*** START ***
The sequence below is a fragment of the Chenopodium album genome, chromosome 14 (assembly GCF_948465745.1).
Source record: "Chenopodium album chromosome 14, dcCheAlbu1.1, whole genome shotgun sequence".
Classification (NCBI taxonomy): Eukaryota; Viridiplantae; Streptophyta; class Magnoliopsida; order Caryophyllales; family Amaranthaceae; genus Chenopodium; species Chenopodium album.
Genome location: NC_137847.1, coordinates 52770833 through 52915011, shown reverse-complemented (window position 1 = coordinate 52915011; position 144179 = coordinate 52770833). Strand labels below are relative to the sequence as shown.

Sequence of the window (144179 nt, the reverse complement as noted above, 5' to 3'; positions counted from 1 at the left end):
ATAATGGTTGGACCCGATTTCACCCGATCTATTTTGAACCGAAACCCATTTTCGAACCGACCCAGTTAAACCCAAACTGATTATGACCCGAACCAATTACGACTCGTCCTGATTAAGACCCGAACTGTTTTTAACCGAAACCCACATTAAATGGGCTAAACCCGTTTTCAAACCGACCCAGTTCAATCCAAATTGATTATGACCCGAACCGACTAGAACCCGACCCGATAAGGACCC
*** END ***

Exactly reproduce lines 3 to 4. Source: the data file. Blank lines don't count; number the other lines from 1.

Classification (NCBI taxonomy): Eukaryota; Viridiplantae; Streptophyta; class Magnoliopsida; order Caryophyllales; family Amaranthaceae; genus Chenopodium; species Chenopodium album.
Genome location: NC_137847.1, coordinates 52770833 through 52915011, shown reverse-complemented (window position 1 = coordinate 52915011; position 144179 = coordinate 52770833). Strand labels below are relative to the sequence as shown.